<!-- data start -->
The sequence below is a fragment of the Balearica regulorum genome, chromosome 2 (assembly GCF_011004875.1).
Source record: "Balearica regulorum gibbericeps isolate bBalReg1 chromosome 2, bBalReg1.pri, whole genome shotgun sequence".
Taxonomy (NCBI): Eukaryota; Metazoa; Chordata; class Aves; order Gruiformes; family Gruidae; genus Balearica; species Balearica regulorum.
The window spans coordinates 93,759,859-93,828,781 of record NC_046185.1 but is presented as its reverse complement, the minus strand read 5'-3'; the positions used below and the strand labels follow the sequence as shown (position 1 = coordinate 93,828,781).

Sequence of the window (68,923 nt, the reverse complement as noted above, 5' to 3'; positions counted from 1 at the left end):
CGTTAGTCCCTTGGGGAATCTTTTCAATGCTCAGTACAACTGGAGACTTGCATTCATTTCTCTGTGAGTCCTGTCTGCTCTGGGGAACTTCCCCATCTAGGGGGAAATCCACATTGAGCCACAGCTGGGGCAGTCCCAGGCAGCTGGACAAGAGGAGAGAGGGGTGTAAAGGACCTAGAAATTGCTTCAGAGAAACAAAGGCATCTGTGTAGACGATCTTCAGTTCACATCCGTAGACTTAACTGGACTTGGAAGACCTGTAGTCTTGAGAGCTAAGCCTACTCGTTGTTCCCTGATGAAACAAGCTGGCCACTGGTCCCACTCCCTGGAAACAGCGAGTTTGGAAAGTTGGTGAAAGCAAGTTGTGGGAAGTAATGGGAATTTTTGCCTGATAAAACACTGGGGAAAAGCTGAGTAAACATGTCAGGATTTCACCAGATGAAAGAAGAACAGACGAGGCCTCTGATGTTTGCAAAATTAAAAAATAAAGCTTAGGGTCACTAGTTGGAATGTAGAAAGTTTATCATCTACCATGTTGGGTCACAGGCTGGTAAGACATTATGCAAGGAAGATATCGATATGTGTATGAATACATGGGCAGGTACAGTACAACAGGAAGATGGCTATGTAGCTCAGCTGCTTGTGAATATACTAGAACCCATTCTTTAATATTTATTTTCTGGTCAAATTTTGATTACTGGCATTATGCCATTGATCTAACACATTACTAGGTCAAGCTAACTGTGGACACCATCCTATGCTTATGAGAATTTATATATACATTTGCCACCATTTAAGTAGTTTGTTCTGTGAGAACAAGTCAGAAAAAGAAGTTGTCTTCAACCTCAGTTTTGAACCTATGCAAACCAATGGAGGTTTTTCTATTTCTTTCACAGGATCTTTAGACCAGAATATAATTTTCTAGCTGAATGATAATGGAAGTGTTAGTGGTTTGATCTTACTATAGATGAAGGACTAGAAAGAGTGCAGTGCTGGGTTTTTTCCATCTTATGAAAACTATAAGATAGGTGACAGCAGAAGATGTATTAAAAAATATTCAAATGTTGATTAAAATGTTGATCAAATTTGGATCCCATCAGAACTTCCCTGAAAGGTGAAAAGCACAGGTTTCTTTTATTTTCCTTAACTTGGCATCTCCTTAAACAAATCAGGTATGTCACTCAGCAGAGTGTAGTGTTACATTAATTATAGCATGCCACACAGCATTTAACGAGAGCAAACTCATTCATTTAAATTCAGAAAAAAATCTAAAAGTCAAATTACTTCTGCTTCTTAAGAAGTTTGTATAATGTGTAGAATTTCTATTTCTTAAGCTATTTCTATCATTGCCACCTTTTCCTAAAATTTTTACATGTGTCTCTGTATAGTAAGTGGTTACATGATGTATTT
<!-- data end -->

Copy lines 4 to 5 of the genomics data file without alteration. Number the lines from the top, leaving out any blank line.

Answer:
The window spans coordinates 93,759,859-93,828,781 of record NC_046185.1 but is presented as its reverse complement, the minus strand read 5'-3'; the positions used below and the strand labels follow the sequence as shown (position 1 = coordinate 93,828,781).

Sequence of the window (68,923 nt, the reverse complement as noted above, 5' to 3'; positions counted from 1 at the left end):